An Exploration of English as a Foreign Language teachers’ attitudes towards curriculum design and development at the English Language Teaching Department in the Syrian Higher Institute of Languages
Thesis or dissertation
University of Exeter
This study presents the findings of an in-depth exploration of English as Foreign Language (EFL) teachers’ attitudes towards and experience of curriculum change and development at the English Language Teaching (ELT) department in the Higher Institute of Languages in Damascus, Syria. Syria considers English to be a second language and thus the EFL curriculum has not been afforded as much attention as the core subjects, such as Arabic. In the last two decades, Syria has witnessed some major changes within the area of education. Educational change in the Syrian context is seen as an important means of keeping the citizens updated with other events taking place worldwide. In 2009, the Syrian Ministry of Education adopted a change in the EFL curriculum intended to improve the general level of English to facilitate the country’s modernisation and the implementation of information communication technology (ICT). However, the results appear to have been negligible and therefore, and as part of the strategic guidelines of reforms in higher education, the Ministry of Higher Education continues to attach considerable importance to restructuring research in higher education institutions and to establishing a ‘programme for creating appropriate evaluation mechanisms and methods concerning curricula and institutions for EFL’ (2004). In evaluating this strategy by the Syrian government, this study, carried out at the Syrian Higher Institute of Languages at Damascus University, has been guided by three objectives. The first is to investigate how EFL teachers’ use the current ELT materials. The second involves identifying the main challenges faced by EFL teachers in using the ELT materials available at the Institute. The third objective explores how EFL teachers view their involvement in designing a potential curriculum and whether this involvement can indeed contribute to the quality of the new curriculum. By using an interpretive research design and exploratory methodology, the study used semi-structured interviews and open-ended questionnaires as primary data collection methods to elicit the views of EFL teachers at the Institute. Significant findings are highlighted in each of the three areas. With regards to methodology, it was found that many EFL teachers mainly tend to favour and employ communicative language teaching approaches to their teaching. Concerning the challenges faced in the ELT classroom; the study found that various problems such as: lack of motivation; rigid administrative rules; incorrectly-placed students; time limitations; difficulties in achieving goals and objectives; and professional development challenges, all cumulate in predominantly negative perceptions of the current Syrian EFL teaching materials. Finally, EFL teachers have different attitudes towards the design and implementation of the new EFL curriculum. They can tend to see it as a mandatory and onerous task, and often feel that they lack the high-level of awareness and understanding required to design an appropriate curriculum. Mixed reactions towards changing the existing curriculum, needs assessment, and process evaluation are also apparent. These results suggest that any attempts to change the Syrian EFL curriculum would face a number of challenges. The thesis recommends the inclusion of teachers and students in the process as one possible solution to combat problems relating to the EFL curriculum within the Higher Institute of Languages and that of other institutions in Syria.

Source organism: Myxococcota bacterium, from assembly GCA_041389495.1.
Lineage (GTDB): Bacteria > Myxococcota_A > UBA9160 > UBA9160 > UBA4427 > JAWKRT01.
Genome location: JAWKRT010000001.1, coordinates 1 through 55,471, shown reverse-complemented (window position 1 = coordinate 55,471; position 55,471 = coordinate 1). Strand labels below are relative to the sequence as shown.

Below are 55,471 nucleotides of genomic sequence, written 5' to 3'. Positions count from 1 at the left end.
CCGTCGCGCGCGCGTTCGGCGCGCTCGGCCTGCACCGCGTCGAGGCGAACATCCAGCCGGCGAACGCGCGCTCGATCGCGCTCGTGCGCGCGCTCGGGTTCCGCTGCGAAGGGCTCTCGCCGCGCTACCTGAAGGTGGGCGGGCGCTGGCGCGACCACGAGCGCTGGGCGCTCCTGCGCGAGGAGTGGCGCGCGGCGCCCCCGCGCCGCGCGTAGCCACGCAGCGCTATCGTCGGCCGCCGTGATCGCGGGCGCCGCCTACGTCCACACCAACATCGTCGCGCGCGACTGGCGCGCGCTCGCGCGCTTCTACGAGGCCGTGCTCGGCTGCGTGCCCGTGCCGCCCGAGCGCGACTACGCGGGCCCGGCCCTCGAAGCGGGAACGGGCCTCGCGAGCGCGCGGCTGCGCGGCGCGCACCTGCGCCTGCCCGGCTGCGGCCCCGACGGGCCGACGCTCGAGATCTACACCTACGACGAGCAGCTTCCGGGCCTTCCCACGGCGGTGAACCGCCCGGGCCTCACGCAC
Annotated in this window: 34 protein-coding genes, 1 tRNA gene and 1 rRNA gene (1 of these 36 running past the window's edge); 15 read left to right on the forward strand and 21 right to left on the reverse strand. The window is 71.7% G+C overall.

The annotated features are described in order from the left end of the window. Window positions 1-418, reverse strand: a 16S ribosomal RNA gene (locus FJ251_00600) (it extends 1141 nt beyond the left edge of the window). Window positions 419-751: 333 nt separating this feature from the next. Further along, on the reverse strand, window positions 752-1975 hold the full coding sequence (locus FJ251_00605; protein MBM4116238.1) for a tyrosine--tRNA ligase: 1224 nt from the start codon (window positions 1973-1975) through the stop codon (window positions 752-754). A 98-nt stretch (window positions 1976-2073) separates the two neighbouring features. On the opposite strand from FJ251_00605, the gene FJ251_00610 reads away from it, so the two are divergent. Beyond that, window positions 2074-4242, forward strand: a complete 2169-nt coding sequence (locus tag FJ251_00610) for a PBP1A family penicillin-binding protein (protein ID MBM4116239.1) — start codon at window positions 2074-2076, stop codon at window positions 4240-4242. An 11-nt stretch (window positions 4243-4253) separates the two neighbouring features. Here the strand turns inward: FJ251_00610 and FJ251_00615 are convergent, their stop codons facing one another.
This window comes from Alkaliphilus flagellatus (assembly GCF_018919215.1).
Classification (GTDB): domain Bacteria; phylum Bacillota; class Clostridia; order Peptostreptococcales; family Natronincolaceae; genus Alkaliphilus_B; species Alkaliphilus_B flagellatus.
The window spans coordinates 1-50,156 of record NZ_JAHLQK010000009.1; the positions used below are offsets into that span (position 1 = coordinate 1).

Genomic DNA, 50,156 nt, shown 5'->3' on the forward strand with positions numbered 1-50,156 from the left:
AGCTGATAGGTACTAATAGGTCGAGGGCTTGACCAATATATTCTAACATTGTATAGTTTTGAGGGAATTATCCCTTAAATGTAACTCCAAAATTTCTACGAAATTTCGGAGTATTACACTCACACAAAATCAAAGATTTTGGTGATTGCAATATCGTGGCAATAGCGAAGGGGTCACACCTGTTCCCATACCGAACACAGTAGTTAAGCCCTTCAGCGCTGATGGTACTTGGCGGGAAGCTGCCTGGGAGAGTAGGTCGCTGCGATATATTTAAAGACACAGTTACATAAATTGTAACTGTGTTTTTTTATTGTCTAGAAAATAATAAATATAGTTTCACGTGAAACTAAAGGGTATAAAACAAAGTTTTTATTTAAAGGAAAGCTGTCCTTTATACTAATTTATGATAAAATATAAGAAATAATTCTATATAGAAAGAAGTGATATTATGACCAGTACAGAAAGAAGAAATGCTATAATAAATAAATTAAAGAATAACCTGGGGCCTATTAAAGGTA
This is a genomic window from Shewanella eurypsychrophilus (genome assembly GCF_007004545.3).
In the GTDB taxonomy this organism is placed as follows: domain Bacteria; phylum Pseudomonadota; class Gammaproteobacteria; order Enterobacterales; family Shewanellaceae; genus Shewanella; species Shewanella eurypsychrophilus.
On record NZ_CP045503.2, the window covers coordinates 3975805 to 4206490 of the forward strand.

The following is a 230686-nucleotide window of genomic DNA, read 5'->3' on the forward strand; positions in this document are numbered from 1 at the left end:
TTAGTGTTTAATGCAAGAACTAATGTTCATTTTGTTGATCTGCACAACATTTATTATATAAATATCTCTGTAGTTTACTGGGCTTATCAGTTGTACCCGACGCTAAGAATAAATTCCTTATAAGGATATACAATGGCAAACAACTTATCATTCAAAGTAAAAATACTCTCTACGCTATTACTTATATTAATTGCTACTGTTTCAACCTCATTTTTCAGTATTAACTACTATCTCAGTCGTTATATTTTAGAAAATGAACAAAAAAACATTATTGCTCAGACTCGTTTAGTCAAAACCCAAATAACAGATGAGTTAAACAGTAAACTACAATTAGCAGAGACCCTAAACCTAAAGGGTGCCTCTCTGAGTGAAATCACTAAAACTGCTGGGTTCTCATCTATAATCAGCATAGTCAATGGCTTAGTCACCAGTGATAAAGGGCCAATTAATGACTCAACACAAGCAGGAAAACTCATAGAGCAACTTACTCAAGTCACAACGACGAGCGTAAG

PhD in Education